The poem ‘On a Grecian Urn’ is a poem written by John Keats. The tone of the poem is soft and sad as the poet indulges in a conversation venting his sorrows praising the beauty of the object. The poem illustrates the ideals of thoughts the poet has about an urn, which is aesthetically beautiful and timeless in nature. These characteristics arouse the feelings of envy and jealousy in him.
The poet subjects the poem ‘On a Grecian Urn’ around the innocence of the utopian world that exists on the physical abort of the Pot but he also suggests that it is indifferent of those where the poet and other humans exist. He states that the melodies he has heard maybe sweet but those he hasn’t heard are sweeter, making him envious of the Urn who has heard them. The poet idealizes the transience of inhabitants of the urn that are happily living irrespective of the changes in time, frozen in the beauty of the moment. He envies that them since they don’t have to deal with the ever-changing of environments, emotions, and conditions of this world.
The Urns in the poet’s vision reflects the timelessness and the solace of the lovers on the Urn. The poet views the lover running after a maiden, he suggests that although he may never get to her, he will forever stay in her love CITATION JKe03 \l 1033 (J Keats).
Keats uses a sadder tone while referring to the Urn as a source of knowledge and wisdom. He resorts to the wisdom of the Urn as he is not feeling happy with his status quo, he delivers that Urns helps him reinstate the faith in the beauty of the truth which makes him happy.
The poet illustrates that there is something cold about the existence of the urn, he expresses that the people may die but the Urn will always be there regardless of its features for time and existence. He is envious that the urn is immortal. The speaker engages with the urn with a jealous and sadder tone that the wisdom of the urn. The timelessness and the intriguing paradox of the figures on the urn create happiness frozen in time and jealousy within the poet.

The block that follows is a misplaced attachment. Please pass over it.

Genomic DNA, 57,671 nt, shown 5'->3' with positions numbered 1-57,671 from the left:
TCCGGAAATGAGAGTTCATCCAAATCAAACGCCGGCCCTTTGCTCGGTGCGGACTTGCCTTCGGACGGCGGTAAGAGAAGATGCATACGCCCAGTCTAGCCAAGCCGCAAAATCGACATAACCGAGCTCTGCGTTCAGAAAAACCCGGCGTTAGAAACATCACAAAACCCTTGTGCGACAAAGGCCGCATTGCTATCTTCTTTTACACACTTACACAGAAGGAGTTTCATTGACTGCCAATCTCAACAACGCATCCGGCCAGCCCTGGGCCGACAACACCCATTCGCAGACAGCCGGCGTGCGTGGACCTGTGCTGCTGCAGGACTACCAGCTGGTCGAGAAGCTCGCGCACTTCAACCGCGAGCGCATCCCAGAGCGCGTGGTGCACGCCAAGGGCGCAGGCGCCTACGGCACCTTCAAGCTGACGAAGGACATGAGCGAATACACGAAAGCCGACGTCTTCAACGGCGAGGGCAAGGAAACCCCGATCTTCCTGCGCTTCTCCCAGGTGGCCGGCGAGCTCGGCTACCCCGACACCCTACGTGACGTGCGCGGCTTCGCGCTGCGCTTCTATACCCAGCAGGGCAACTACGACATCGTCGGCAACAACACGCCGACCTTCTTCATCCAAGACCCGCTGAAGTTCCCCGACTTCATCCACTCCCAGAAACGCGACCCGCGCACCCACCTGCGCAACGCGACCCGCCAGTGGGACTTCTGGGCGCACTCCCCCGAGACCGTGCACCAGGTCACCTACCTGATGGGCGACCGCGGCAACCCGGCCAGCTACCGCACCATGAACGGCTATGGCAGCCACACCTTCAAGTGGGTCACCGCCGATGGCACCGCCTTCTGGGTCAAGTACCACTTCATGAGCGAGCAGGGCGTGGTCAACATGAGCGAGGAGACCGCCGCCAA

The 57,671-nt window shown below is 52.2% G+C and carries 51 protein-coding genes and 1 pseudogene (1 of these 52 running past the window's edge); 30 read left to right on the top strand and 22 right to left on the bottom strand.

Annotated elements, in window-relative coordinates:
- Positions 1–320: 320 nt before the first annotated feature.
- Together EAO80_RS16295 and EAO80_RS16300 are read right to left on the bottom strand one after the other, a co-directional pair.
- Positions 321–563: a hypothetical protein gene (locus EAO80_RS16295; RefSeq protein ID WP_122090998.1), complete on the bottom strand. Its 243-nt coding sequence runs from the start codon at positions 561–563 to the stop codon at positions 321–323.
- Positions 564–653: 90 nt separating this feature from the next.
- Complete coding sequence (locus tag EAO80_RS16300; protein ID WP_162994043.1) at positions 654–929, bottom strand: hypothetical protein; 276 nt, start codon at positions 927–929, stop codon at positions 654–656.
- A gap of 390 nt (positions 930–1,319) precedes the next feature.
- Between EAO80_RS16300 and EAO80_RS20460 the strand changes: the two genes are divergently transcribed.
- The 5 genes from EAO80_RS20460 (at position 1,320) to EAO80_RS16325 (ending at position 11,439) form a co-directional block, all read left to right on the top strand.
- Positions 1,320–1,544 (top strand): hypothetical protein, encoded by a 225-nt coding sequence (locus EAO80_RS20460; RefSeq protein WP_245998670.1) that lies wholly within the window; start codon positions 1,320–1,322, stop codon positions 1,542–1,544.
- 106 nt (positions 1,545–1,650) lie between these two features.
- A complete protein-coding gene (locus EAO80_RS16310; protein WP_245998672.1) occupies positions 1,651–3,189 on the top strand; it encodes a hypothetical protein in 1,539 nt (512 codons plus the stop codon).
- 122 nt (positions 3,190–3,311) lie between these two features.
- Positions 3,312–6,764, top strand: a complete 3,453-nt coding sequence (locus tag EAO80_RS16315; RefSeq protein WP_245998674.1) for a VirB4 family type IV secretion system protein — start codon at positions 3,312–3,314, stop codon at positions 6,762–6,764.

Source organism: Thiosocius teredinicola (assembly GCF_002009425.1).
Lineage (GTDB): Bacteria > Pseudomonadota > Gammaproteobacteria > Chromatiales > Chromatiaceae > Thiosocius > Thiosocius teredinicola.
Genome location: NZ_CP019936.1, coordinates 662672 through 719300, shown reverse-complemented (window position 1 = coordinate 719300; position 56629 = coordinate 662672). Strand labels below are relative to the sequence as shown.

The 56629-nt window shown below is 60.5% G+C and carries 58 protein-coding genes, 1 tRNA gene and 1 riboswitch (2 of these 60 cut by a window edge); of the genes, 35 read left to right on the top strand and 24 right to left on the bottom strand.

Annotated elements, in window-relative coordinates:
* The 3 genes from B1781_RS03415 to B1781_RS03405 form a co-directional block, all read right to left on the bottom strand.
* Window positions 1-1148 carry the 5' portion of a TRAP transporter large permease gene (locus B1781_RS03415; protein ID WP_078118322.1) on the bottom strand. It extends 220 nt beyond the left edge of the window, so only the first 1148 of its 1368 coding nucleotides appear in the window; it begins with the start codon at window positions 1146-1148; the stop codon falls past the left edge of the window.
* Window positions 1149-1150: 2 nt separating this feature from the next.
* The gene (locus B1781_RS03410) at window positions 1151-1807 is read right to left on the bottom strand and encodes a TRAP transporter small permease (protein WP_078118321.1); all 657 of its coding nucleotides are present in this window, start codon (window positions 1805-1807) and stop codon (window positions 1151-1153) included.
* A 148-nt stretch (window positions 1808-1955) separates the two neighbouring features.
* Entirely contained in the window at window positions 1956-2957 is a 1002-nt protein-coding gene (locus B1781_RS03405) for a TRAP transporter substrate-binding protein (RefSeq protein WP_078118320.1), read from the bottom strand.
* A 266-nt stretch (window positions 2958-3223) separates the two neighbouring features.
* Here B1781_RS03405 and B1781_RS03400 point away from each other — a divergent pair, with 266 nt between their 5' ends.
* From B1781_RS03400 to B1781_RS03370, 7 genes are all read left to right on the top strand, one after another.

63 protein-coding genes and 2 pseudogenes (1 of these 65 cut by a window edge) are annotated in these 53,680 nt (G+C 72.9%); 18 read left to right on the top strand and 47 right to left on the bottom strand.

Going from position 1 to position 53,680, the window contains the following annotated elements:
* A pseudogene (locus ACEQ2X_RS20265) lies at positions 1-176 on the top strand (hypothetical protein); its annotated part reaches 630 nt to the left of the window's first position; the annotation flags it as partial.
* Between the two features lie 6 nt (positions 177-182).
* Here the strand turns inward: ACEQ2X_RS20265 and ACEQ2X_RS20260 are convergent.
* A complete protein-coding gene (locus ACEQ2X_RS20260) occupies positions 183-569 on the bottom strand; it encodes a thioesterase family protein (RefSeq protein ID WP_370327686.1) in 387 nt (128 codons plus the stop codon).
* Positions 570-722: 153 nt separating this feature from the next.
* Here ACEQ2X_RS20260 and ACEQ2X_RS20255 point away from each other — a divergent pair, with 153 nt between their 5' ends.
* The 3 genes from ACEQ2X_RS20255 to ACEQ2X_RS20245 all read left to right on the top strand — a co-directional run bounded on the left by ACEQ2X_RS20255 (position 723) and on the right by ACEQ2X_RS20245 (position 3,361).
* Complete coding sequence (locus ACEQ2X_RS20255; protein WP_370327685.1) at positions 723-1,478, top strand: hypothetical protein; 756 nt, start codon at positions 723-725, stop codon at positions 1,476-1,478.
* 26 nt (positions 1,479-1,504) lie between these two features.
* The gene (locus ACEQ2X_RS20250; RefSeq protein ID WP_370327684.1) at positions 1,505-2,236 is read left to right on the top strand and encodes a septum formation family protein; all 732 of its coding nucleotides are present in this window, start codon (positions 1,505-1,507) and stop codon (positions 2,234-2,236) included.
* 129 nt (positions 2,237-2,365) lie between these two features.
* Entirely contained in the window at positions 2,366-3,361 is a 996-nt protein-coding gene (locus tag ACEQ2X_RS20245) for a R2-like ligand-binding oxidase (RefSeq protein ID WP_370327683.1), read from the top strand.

The Tomb of Keats
The Tomb of Keats is a poem penned by Oscar Wilde, 30 years after the death of John Keats. The poet marks the superiority and the loss of a great literary and poet by describing his grave. Oscar in this poem expresses his sorrow and grief by illustrating the loss of the literary world. The poet expresses his envy for Keats by describing his demeanor in a superficial manner.
Oscar starts his poem by stating that Keats was in a better place with God. He describes this by illustrating that the world is full of bitter and cruel people. He suggests that Keats may be happy away from the discomforts of this life as it is conditioned to go through cruelty, tragedy, and sadness. Wilde celebrates the greatness of Keats and his works by comparing him to a saint.